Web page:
John Tory has officially submitted his resignation to the city clerk, ending days of speculation around whether he might reconsider.
Tory’s resignation late Wednesday night came five days after he disclosed that he had engaged in a relationship with a now former staff member and would step down to “do the work of rebuilding the trust” of his family.
Tory, however, remained in the mayor’s chair to help pass the city’s budget.
Here is a look at what comes next:
When will Tory’s resignation take effect?
Tory said in his resignation letter that his departure would take effect at 5 p.m. on Friday.
However, in an interview with CP24.com municipal lawyer John Mascarin said that Tory will technically remain mayor until council declares his office vacant.
That could happen at their next scheduled meeting on March 29 or during a special meeting prior to that, should councillors agree to schedule one.
“He says he is resigned at 5 p.m. but his office isn’t vacant yet. He is still the mayor,” Mascarin said. “I am sure he knows that and I am sure he is just going to step away. But technically the office isn’t vacant until council declares it vacant.”
How soon could there be a by-election?
Under the City of Toronto Act, council will have up to 60 days to schedule a by-election after declaring the office vacant. At that point the Municipal Elections Act will take over. That act requires a nomination period of 30 to 60 days. Voting day would then come 45 days after the nomination window closes.
Myer Siemiatycki, who is a professor emeritus at Toronto Metropolitan University, told CP24 on Thursday that when you add it all up we are probably looking “at a late spring election” in either May or June. Siemiatycki said that he expects several “name candidates” to enter the race and voter turnout to actually rebound after just 30 per cent of eligible voters cast a ballot during October’s municipal election.
“It is going to be a spirited, tough, energetic and contentious campaign,” he predicted.
Could council just appoint someone to serve as mayor instead?
No. Council previously had the option of either filling a vacancy by appointment or through a by-election. However, the province changed the legislation last year in order to make a by-election mandatory whenever there is a vacancy in the office of mayor. Vacancies in the office of city councillor can still be filled by appointment, which requires a majority vote.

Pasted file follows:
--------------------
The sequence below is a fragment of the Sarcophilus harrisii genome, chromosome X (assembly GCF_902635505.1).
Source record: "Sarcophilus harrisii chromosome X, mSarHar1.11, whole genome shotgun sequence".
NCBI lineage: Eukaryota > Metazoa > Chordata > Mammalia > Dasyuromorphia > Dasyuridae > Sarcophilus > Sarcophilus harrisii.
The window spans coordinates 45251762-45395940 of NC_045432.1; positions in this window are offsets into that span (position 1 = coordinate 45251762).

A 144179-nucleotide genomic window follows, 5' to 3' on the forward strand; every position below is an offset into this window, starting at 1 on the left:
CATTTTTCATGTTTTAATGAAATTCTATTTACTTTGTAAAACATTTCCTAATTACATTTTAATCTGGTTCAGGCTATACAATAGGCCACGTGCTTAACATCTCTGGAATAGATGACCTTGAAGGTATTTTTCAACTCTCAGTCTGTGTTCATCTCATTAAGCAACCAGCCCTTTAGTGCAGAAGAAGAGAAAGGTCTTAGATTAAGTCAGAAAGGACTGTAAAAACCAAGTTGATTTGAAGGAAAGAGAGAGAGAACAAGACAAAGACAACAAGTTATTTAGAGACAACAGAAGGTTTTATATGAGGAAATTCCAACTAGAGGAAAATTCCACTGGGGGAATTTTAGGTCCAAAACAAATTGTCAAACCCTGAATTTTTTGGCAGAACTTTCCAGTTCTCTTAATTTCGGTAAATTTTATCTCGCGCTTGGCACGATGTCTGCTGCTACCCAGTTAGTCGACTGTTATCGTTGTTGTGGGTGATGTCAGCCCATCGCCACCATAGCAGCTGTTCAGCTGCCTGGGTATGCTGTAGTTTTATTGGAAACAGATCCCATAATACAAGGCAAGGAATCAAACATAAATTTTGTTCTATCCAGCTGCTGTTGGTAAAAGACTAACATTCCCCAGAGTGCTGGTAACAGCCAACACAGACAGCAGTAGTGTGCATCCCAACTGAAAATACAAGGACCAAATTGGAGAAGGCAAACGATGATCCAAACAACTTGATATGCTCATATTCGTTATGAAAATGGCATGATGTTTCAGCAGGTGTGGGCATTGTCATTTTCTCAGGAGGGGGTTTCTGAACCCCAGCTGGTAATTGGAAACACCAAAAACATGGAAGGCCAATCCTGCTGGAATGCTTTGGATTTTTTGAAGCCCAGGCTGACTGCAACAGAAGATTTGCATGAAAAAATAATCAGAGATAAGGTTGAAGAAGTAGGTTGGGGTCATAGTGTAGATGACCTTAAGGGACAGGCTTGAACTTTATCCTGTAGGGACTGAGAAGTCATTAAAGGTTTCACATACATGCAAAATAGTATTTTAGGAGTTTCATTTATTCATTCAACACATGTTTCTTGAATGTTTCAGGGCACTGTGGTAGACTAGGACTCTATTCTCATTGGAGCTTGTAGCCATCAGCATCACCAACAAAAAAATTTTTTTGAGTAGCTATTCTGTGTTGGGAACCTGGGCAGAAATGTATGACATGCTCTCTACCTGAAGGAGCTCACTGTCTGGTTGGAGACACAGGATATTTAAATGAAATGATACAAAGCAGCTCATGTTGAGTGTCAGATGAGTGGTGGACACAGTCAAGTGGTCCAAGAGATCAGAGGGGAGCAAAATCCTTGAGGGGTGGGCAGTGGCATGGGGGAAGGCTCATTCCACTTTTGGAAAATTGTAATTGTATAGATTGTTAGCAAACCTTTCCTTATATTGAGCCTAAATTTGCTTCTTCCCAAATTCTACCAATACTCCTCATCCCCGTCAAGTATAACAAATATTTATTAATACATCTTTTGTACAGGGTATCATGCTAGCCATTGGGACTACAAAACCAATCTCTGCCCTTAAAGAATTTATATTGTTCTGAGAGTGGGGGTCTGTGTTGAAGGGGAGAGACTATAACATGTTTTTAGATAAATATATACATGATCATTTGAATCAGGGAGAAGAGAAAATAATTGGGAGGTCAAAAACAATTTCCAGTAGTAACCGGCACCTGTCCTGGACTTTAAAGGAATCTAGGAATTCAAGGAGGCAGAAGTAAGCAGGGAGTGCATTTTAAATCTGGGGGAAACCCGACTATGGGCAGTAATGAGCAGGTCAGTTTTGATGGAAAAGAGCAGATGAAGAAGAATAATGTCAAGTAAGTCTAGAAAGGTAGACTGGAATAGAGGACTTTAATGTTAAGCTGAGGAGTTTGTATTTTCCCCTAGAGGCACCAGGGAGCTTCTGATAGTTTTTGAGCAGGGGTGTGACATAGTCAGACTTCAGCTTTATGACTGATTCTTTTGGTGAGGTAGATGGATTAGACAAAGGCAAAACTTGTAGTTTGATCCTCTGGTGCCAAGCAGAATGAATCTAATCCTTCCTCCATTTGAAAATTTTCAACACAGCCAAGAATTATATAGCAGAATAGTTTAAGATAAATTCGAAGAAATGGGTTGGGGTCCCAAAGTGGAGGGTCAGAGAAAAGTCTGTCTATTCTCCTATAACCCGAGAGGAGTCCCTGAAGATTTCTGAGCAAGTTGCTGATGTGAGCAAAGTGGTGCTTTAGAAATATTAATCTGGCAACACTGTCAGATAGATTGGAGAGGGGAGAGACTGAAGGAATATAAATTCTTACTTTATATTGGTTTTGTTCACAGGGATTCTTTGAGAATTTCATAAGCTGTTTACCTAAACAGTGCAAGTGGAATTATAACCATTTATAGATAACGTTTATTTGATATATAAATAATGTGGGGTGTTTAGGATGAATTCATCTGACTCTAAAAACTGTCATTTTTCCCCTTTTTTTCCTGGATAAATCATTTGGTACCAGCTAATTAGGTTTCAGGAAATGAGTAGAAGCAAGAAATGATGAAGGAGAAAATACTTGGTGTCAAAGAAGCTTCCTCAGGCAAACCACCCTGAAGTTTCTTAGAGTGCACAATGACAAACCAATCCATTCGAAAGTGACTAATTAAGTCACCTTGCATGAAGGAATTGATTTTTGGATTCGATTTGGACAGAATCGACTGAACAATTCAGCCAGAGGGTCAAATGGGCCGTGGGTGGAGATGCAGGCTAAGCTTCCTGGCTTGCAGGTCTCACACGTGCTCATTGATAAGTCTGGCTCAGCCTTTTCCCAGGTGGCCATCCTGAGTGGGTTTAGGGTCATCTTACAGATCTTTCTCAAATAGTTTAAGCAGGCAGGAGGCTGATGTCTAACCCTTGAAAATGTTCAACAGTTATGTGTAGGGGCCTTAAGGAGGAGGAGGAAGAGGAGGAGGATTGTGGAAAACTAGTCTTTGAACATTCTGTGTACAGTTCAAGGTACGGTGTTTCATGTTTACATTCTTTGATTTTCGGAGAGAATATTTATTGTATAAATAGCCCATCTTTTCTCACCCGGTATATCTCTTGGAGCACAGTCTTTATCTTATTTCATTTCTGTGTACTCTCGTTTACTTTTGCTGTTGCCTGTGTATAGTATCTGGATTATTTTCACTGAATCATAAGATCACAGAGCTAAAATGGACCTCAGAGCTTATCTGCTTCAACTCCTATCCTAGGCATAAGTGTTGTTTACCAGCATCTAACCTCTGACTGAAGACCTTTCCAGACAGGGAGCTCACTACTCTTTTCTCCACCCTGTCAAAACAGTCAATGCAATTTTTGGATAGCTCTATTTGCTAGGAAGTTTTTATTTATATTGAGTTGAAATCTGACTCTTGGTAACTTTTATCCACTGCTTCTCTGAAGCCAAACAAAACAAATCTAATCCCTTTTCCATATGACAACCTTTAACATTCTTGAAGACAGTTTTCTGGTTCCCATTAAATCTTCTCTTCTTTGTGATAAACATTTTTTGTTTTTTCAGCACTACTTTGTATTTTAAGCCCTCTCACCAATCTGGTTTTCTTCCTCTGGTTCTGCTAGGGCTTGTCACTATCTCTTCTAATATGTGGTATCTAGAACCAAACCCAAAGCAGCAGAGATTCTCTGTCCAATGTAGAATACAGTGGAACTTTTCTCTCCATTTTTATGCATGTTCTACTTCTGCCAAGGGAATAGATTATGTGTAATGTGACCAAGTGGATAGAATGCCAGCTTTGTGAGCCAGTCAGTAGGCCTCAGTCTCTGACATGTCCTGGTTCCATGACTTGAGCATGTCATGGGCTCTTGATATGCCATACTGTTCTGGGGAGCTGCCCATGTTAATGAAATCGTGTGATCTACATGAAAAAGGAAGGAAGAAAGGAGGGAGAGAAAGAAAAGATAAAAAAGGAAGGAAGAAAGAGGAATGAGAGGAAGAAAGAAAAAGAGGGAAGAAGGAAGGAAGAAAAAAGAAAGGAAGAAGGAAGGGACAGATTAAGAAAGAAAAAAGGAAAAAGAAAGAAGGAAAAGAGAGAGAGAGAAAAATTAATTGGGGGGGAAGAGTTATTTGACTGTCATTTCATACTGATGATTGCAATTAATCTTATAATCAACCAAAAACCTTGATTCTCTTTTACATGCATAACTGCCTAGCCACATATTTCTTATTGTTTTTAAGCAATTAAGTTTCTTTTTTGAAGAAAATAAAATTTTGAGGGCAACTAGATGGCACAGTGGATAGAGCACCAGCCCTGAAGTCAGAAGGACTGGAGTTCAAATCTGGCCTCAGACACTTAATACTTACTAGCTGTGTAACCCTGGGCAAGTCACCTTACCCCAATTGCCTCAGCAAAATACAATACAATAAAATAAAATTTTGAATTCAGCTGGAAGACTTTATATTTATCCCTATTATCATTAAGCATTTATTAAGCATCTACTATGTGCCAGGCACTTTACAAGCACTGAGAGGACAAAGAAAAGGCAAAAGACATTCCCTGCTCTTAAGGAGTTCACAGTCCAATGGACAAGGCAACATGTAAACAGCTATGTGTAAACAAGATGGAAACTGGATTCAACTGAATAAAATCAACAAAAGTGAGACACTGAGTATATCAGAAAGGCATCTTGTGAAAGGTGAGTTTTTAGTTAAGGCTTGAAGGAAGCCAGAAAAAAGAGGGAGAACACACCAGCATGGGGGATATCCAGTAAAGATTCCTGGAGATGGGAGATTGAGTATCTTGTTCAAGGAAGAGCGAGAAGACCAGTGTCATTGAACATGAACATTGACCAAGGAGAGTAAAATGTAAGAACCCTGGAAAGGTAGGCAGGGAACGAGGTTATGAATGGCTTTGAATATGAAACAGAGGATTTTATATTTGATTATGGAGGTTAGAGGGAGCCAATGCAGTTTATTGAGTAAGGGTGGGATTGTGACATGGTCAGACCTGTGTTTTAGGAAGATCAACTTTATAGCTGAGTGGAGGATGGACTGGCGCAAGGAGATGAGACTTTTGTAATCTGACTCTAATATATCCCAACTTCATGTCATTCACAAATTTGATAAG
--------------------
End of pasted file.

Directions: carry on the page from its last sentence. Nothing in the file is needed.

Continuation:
What role will the deputy mayor hold for the time being?
City officials have already said that Jennifer McKelvie will not become “the acting mayor” or “interim mayor” in Tory’s absence. She will, however, act as the Chief Executive Officer of the City of Toronto and be able to exercise all powers granted by council to the mayor. She will also inherit the mayor’s privileges at council, including the ability to designate key items, call and cancel meetings and speak first or last about specific items.
Mascarin said that McKelvie actually has “very narrow” authority because of the section of the City of Toronto Act she was appointed under. For example, he said that he is not sure whether powers provided to the mayor under the Emergency Management Protection Act would be given to her office on an interim basis. McKelvie will also not be granted the strong mayor powers that allowed Tory to craft his own budget and veto some decisions made by city council.
“There are certain things I think that only the head of council and not anyone stepping into the shoes can do,” Mascarin said.
So who is running to be mayor?
It remains to be seen. Gil Penalosa, who finished second to Tory in October’s election, has signalled his intention to run again, as has another former candidate by the name of Blake Acton. Meanwhile, longtime city councillor Josh Matlow has said that he is considering a run along with Tory’s former deputy mayor Denzil Minnan-Wong. Former chief planner Jennifer Keesmaat, who lost to Tory in 2018, has said that she is not interested in running again.
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